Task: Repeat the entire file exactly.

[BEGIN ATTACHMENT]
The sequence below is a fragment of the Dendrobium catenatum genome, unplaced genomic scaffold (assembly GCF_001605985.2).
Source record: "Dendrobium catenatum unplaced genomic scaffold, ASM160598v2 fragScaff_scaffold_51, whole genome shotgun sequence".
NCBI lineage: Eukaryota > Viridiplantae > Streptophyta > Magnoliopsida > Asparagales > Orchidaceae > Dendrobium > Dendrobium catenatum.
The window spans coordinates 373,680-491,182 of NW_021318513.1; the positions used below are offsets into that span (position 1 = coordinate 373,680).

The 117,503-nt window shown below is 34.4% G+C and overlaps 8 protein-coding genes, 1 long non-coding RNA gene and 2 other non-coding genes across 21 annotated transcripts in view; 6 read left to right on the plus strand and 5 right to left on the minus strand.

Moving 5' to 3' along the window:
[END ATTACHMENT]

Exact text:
The sequence below is a fragment of the Dendrobium catenatum genome, unplaced genomic scaffold (assembly GCF_001605985.2).
Source record: "Dendrobium catenatum unplaced genomic scaffold, ASM160598v2 fragScaff_scaffold_51, whole genome shotgun sequence".
NCBI lineage: Eukaryota > Viridiplantae > Streptophyta > Magnoliopsida > Asparagales > Orchidaceae > Dendrobium > Dendrobium catenatum.
The window spans coordinates 373,680-491,182 of NW_021318513.1; the positions used below are offsets into that span (position 1 = coordinate 373,680).

The 117,503-nt window shown below is 34.4% G+C and overlaps 8 protein-coding genes, 1 long non-coding RNA gene and 2 other non-coding genes across 21 annotated transcripts in view; 6 read left to right on the plus strand and 5 right to left on the minus strand.

Moving 5' to 3' along the window: